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Hanley Ramirez to begin rehab assignment Saturday

Shortstop Hanley Ramirez, on the DL because of a broken thumb, will go to Class-A Rancho Cucamonga. If there are no setbacks, he could rejoin Dodgers next week.

April 26, 2013|By Kevin Baxter, Los Angeles Times
  • Dodgers shortstop Hanley Ramirez fields a grounder during a workout before a game in San Diego.
Dodgers shortstop Hanley Ramirez fields a grounder during a workout before… (Lenny Ignelzi / Associated…)

Shortstop Hanley Ramirez will begin a minor league rehabilitation assignment Saturday night and could be back with the Dodgers next week, nearly a month sooner than expected.

Even that's not soon enough for Ramirez, though.

"It hasn't been easy, watching the games from the bench," he said after an extended round of batting and fielding drills Friday. "I like to be in there competing. I'm looking forward to being back.

"I can't wait."

When Ramirez underwent surgery March 22 to repair a tendon in his right thumb, torn during the World Baseball Classic championship game, doctors predicted he would be sidelined two months. But if he has no setbacks in his two games with the Dodgers' Cal League affiliate in Rancho Cucamonga, he could be back in the lineup before the current homestand ends Wednesday.

"I want him to be ready to play. And to be able to play at a level that it's natural," Manager Don Mattingly said. "Not where he has to think about throwing and how he's going to grip the ball and things like that."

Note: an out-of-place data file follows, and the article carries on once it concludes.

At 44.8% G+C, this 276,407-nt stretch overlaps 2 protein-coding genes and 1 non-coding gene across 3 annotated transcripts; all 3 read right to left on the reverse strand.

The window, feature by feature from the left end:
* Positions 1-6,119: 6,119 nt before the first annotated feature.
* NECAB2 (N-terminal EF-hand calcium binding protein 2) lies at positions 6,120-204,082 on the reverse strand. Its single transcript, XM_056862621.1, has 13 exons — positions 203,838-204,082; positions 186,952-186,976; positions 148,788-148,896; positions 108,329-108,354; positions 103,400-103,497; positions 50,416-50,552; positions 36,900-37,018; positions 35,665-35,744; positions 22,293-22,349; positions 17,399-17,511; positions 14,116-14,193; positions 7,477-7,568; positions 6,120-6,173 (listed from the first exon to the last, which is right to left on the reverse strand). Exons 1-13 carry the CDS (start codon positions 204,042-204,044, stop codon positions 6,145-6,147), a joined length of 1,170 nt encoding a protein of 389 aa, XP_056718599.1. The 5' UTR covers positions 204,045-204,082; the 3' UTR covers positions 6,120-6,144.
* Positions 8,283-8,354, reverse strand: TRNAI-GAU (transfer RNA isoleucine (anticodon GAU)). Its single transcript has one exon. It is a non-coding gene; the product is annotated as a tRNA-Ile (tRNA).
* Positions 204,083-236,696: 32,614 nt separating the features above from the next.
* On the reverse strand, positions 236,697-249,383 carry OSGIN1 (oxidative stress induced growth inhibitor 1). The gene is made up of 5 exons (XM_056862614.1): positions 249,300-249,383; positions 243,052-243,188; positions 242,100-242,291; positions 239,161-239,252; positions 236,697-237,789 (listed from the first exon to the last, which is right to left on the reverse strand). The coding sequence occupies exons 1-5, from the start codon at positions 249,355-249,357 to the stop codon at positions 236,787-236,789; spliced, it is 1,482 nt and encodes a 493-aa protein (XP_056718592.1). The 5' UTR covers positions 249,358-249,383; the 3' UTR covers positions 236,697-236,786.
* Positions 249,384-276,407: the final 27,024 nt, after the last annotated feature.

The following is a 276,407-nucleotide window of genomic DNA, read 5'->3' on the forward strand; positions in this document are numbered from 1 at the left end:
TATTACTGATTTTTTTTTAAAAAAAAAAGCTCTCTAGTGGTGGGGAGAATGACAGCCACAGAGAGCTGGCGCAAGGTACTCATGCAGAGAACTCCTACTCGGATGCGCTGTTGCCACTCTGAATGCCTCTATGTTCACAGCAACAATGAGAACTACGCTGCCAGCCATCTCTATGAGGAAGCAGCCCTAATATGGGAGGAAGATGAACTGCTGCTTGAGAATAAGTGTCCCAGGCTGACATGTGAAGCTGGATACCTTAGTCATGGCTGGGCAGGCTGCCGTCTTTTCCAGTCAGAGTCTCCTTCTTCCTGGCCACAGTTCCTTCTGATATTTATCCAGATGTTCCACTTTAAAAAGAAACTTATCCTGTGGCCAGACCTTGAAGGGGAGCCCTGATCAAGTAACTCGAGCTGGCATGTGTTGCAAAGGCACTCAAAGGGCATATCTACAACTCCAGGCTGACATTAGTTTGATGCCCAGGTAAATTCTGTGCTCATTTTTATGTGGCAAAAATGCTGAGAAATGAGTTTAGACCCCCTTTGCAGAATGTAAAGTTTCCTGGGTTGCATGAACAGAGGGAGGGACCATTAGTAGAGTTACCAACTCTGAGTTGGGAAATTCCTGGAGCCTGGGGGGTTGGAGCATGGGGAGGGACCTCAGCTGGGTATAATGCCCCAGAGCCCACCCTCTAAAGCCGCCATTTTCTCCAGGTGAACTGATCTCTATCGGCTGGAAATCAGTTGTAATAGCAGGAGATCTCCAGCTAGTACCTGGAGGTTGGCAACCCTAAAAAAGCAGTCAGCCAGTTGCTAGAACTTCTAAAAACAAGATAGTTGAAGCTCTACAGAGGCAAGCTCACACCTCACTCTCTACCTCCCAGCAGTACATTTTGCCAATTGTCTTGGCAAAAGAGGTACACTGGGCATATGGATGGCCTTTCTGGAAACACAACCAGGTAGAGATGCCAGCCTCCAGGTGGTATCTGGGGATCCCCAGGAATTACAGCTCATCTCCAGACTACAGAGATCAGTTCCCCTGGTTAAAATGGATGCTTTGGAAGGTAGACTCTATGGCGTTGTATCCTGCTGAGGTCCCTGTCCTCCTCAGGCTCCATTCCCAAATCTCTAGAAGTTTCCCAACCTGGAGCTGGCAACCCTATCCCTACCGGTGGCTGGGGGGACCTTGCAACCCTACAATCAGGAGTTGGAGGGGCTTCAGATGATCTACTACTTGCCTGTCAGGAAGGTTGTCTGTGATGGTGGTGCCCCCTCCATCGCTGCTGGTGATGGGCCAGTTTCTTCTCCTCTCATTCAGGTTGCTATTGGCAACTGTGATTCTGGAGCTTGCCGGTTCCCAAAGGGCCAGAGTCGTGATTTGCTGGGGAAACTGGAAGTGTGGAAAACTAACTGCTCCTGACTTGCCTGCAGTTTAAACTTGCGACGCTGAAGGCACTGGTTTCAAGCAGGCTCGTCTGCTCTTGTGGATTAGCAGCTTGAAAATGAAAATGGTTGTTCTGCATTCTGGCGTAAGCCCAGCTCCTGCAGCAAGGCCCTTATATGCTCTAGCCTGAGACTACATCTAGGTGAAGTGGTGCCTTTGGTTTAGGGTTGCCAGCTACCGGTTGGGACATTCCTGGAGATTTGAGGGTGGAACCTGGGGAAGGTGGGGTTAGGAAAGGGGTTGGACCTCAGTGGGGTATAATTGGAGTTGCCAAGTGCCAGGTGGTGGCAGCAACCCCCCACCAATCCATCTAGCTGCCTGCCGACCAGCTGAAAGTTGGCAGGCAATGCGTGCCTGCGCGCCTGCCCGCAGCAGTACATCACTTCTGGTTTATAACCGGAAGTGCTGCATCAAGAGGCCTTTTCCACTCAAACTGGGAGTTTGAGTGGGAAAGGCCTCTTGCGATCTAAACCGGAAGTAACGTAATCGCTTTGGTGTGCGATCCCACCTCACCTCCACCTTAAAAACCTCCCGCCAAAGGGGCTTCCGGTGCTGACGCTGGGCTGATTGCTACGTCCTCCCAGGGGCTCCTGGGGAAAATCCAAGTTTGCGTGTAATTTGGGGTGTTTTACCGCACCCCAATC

Swinging the bat hasn't been a problem for Ramirez, a former batting champion and a three-time All-Star. But a protective brace Ramirez wears at the base of his injured thumb has forced him to alter the way he grips the ball and that has affected his throwing.

"It's a little funky," Mattingly admitted.

But both Ramirez and Mattingly dismissed the idea of using Ramirez at third base, where the throw across the diamond is shorter.

"The splint that he plays with has allowed him to do a lot of stuff. But he's still playing with a splint," Mattingly said. "And that really affects the movement of the thumb. So obviously it's not natural.

"He's gotten pretty used to throwing with it."

No place like home

Few players were happier to get home than left fielder Carl Crawford, who entered Friday hitting a team-best .424 at Dodger Stadium, 210 points higher than his average on the road.

And though Crawford went two for 19 (.105) on the six-game trip to Baltimore and New York, Mattingly said his approach is the same one he used to go nine for 20 (.450) in his last five home games.

"Carl's fine for me. I don't think we expected him to hit .400," the manager said of Crawford, who homered in his second at-bat Friday. "He's hit a couple of balls on the nose. Early on everything seemed to drop for him. This last little stretch it hasn't been the same type of luck."

Capuano comeback

Left-hander Chris Capuano, who went on the disabled list 10 days ago with a strained left calf, is scheduled to pitch a simulated game Sunday. If that goes well, Mattingly said Capuano would make at least one minor league start before returning to the active roster.

In the meantime Mattingly plans to keep Stephen Fife, Saturday's starter, in Capuano's spot in the rotation.

kevin.baxter@latimes.com

Twitter: @kbaxter11

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